Analysis

It might be dead in Denver, but Tebow Time will tick on

On any number of the hundreds -- no, thousands -- of occasions when Tim Tebow has signed a photo or a football or left a message on Facebook or Twitter, he has often also tagged it with his 18-month-old trademark.

GB2.

It stands for God Bless and Go Broncos, a deliberate combination of one-part Holy Spirit and one-part Team Spirit. And just like that, so suddenly and surely, each one of those signatures has now reached the brink of becoming nothing more than nostalgia. Are you surprised? Should you be?

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We'll need a moment to digest this Peyton Manning news, enough time to blink our eyes and clear our minds to absorb the sleight-of-hand magic trick John Elway just played on the collective NFL world. But when we realize what occurred, will it shock us?

No, it won't. It won't because all along, no matter the words or the explanations, we were never convinced Elway believed Tebow was the answer. Like any good magician, Elway disguised his act -- even if we always knew it was a mirage.

But let's be honest for a moment: Was it ever any different with Tebow? Were the Broncos really part of Tebow's "brand?" Would it really impact his marketability if you plucked the quarterback out of Denver and dropped him into, say, Kansas City?

Tebow is a fine teammate, don't get me wrong. But he is not driven by his loyalty to the Broncos, even if he'll never admit as much. He is instead driven by the potential of his platform, by his ability to brand himself in a manner that allows him to reach as large an audience as possible.

He plays for the Broncos, yes, but you can't convince me he doesn't play for others first. He plays for a platform. For God. He plays for his family. For his avid fan base that, I'd argue, would cheer for him if he didn't even wear the logo of any team on his helmet. He plays for his teammates, too.

But the camaraderie that existed in Denver throughout this past season didn't exist because everyone banded together with a plan to conquer the world. It existed because Elway and John Fox wisely came together to say, "How can we make this work?" It existed because Tebow then took that plan and made his own magic with it.

Everyone did their thing -- and somehow, some way, unexpected success ensued.

Throughout Tebow's magical 2011 season, I often repeated the same few phrases: Enjoy the ride. ... Don't over-think it. ... Don't become too attached to it. ... Just enjoy the ride.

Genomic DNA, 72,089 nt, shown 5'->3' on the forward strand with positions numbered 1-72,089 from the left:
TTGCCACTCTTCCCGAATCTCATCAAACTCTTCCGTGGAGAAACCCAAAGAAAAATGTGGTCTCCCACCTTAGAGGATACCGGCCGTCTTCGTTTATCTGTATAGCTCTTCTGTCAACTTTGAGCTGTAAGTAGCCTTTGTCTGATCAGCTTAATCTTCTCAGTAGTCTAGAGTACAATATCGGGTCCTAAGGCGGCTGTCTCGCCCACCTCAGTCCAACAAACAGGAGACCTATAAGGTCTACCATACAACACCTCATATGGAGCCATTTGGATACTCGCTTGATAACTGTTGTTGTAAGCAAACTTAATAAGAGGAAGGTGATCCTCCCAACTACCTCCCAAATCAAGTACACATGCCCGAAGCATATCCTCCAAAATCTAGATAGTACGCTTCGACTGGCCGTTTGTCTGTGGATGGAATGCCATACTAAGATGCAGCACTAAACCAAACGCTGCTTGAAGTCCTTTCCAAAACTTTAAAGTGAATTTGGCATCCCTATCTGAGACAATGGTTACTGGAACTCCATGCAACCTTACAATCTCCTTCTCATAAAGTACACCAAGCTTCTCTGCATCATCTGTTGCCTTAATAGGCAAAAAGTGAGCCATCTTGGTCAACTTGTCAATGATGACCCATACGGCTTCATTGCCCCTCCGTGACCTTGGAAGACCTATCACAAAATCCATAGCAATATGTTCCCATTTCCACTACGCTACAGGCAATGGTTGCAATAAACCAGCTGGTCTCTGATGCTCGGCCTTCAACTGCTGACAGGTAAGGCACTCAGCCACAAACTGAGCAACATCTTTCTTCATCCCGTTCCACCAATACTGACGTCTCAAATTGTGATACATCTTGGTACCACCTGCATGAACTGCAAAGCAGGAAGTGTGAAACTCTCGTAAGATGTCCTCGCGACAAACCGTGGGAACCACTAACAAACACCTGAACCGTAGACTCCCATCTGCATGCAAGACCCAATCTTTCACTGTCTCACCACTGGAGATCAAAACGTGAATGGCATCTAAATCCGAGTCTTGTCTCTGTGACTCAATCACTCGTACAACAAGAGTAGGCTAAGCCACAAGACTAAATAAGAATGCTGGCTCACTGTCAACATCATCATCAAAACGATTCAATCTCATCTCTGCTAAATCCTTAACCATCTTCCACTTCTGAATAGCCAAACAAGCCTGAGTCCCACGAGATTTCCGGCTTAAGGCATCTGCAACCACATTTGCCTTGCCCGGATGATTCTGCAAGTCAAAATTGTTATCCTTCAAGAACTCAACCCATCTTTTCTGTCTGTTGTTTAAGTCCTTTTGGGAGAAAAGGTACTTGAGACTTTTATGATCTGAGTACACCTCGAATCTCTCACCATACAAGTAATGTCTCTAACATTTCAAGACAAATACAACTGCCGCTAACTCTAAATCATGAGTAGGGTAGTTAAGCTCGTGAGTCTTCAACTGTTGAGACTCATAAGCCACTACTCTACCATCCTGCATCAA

This was never a relationship built for longevity. And now, we can accept such as truth. We can accept it and move forward, allowing the Broncos to build their franchise the way Elway and Fox would prefer -- around a quarterback cut from the same cloth as both of them.

Tebow, too, can move in a different direction. It might not seem like the perfect fit from the beginning, but let us not forget that it wasn't a perfect fit in Denver, either. Aided by fan pressure, Tebow forced himself into the starting position, and he endured by seizing the opportunity like we've never seen before.

In training camp last year, no one within the Broncos organization would have ever predicted Tebow would take this team to the playoffs. Kyle Orton was better. Brady Quinn was better, too.

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And yet, Tebow did what Tebow does.

In the coming days, it remains a strong possibility that Tebow will find a new home in a place where he will once again divide a fan base. He will once again captivate the country with his controversial approach to the quarterback position.

But if he succeeds again, if he finds a way to defy the odds in a place that probably acquires him for little other reason than to sell more tickets, will you be surprised? Should you be?

No, you shouldn't. Because while Elway might seem like the league's great magician today, don't forget who was the greatest magician of the 2011 season. And something tells me, even if it might be done in Denver, this crazy trick is far from finished in the NFL.

Follow Jeff Darlington on Twitter @jeffdarlington

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